Prescription drugs make complex surgery possible, relieve pain for millions of people, and enable many individuals with chronic medical conditions to control their symptoms and lead productive lives. Most people who take prescription medications use them responsibly. However, the non-medical use of prescription drugs is a serious public health concern. Nonmedical use of prescription drugs like opioids, central nervous system (CNS) depressants, and stimulants can lead to abuse and addiction, characterized by compulsive drug seeking and use.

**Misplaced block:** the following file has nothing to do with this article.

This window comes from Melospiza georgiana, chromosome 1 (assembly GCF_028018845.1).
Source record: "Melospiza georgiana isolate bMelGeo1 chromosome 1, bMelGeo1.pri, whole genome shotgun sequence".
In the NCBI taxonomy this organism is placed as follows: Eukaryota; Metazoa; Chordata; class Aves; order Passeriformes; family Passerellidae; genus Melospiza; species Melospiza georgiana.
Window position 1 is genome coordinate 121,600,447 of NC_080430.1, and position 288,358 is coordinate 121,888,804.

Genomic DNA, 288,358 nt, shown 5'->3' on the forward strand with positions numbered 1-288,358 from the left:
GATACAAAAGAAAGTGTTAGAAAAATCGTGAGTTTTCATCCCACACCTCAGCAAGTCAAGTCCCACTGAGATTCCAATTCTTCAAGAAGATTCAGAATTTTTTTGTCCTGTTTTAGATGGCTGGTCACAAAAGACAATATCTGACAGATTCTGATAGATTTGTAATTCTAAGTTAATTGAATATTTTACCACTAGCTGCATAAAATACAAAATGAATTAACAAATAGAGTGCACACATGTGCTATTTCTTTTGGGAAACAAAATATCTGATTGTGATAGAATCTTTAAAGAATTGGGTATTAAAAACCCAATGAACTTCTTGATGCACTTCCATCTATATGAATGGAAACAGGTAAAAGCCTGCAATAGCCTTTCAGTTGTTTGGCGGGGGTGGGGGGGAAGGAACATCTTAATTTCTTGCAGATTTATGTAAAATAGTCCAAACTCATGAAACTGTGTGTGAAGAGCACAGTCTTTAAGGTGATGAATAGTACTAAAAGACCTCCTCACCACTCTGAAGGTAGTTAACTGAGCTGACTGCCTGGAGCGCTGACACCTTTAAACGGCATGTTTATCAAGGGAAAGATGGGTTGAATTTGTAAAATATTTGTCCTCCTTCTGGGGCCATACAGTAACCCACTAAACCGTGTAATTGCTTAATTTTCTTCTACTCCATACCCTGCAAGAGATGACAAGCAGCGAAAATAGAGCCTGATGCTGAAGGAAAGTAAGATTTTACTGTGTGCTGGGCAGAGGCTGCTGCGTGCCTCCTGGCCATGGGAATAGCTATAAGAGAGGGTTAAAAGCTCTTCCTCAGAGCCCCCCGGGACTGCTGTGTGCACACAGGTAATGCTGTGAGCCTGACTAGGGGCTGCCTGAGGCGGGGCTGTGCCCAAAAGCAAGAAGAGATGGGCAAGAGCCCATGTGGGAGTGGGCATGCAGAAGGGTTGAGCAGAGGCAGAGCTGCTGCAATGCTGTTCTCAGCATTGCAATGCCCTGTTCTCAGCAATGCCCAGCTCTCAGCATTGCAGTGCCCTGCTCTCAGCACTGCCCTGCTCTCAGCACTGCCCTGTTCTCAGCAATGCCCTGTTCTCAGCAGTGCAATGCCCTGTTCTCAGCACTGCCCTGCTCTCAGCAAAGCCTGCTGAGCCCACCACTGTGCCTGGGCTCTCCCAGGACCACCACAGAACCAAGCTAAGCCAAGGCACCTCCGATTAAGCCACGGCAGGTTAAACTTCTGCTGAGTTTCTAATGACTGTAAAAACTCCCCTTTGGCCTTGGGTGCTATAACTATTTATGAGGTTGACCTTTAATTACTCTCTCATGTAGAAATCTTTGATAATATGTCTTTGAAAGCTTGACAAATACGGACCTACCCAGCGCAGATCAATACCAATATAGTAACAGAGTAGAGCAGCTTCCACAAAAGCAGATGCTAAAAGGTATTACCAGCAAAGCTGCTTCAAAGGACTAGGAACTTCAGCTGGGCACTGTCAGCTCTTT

Addiction rarely occurs among people who use a pain reliever, CNS depressant, or stimulant as prescribed; however, inappropriate use of prescription drugs can lead to addiction in some cases. Patients, healthcare professionals, and pharmacists all have roles in preventing misuse and addiction. For example, if a doctor prescribes a pain medication, CNS depressant, or stimulant, the patient should follow the directions for use carefully, and also learn what effects the drug could have and potential interactions with other drugs by reading all information provided by the pharmacist. Physicians and other health care providers should screen for any type of substance abuse during routine history-taking with questions about what prescriptions and over-the-counter medicines the patient is taking and why.